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February 16, 2014
Press Release
An electrode designed like a pomegranate – with silicon nanoparticles clustered like seeds in a tough carbon rind – overcomes several remaining obstacles to using silicon for a new generation of lithium-ion batteries, say its inventors at Stanford University and the Department of Energy’s SLAC National Accelerator Laboratory.
A fanciful illustration of pomegranate seeds inside a conventional battery
January 31, 2014
News Feature
Jolting complex materials with bursts of energy from rapid-fire lasers can help scientists learn why some of these materials exhibit useful properties such as high-temperature superconductivity.
Image - Pictured is the initial, equilibrium distribution of electron energy after an intense pulse of near-infrared light. (SIMES)
January 16, 2014
News Feature
While this particular material is very unstable, the research shows it may be possible to find a material with the properties graphene has to offer in a thicker, sturdier form that’s easier to craft into electronic devices
photo of zhongkai liu
January 9, 2014
News Feature
Teams from Stanford, SLAC and the University of Nebraska-Lincoln collaborate to make thin, transparent semiconductors that could become the foundation for cheap, high-performance displays.
See caption
November 21, 2013
Press Release
A single layer of tin atoms could be the world’s first material to conduct electricity with 100 percent efficiency at the temperatures that computer chips operate.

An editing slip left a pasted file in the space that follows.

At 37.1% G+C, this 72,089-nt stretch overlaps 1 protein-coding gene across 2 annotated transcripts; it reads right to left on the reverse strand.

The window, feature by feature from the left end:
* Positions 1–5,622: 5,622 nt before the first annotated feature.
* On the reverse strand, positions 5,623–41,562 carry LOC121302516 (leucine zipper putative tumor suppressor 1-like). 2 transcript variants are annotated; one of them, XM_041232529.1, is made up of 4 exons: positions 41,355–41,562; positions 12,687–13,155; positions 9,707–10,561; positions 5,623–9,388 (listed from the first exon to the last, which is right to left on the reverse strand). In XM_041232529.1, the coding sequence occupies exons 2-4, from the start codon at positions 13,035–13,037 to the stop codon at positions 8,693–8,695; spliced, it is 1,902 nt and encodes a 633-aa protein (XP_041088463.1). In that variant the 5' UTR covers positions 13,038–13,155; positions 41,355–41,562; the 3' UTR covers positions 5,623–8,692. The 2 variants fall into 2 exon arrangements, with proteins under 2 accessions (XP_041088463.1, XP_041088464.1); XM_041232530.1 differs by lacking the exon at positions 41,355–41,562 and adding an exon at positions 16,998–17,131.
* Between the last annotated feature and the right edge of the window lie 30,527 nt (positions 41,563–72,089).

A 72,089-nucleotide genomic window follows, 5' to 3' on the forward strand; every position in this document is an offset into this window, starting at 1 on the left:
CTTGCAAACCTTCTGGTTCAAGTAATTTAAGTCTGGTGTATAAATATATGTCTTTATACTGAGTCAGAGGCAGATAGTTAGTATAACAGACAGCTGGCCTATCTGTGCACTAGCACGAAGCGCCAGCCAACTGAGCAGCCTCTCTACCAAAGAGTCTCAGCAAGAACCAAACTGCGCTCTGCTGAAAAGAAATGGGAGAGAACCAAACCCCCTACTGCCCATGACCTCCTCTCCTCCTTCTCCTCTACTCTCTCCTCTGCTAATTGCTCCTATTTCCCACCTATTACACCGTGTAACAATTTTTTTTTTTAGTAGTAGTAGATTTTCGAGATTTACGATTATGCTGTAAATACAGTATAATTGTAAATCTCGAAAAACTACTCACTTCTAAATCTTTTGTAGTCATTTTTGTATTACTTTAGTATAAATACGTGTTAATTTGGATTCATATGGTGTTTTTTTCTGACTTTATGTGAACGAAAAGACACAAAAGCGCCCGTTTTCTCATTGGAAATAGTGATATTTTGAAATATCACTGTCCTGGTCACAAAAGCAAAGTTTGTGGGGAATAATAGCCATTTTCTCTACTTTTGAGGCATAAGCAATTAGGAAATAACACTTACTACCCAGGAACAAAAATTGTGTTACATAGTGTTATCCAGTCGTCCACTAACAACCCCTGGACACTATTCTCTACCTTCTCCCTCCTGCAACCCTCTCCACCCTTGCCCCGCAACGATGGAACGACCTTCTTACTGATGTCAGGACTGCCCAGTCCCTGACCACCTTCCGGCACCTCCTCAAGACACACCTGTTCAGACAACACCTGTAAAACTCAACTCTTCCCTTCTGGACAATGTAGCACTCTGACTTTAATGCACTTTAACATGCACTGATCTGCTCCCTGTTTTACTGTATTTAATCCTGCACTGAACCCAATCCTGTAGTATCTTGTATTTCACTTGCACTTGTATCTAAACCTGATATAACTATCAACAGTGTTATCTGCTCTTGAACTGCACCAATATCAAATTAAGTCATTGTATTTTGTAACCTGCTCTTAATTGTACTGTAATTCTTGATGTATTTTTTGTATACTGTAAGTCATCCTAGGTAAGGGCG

Photo - tin can and piece of scrap tin sitting on a periodic table of elements with tin "Sn" highlighted
November 17, 2013
Press Release
Researchers have made the first battery electrode that heals itself, opening a new and potentially commercially viable path for making the next generation of lithium ion batteries for electric cars, cell phones and other devices. National
photo - research with self-healing polymer
November 4, 2013
News Feature
Scientists working at SLAC, Stanford, Oxford, Berkeley Lab and in Tokyo have discovered a new type of quantum material whose lopsided behavior may lend itself to creating novel electronics.
Yulin Chen (Brad Plummer/SLAC)
September 18, 2013
News Feature
Scientists at SLAC have found a new method to create coherent beams of twisted light – light that spirals around a central axis as it travels.
Accelerator physicist Erik Hemsing next to the NLCTA,...
August 19, 2013
News Feature
When it comes to improving the performance of lithium-ion batteries, no part should be overlooked – not even the glue that binds materials together in the cathode, researchers at SLAC and Stanford have found.
Image -  A new binder material forms a fine-grained (top) lithium sulfide/carbon composite cathode, compared with the large clumps (bottom) that form when another common binder is used.
July 8, 2013
News Feature
Last Saturday marked the 40th anniversary of an historic event: In 1973, a team of research pioneers extracted hard X-rays for the first time from SLAC's SPEAR accelerator.
Photo - SSRP pilot project beamline inside SPEAR, 07/06/1973. (SLAC Archives)

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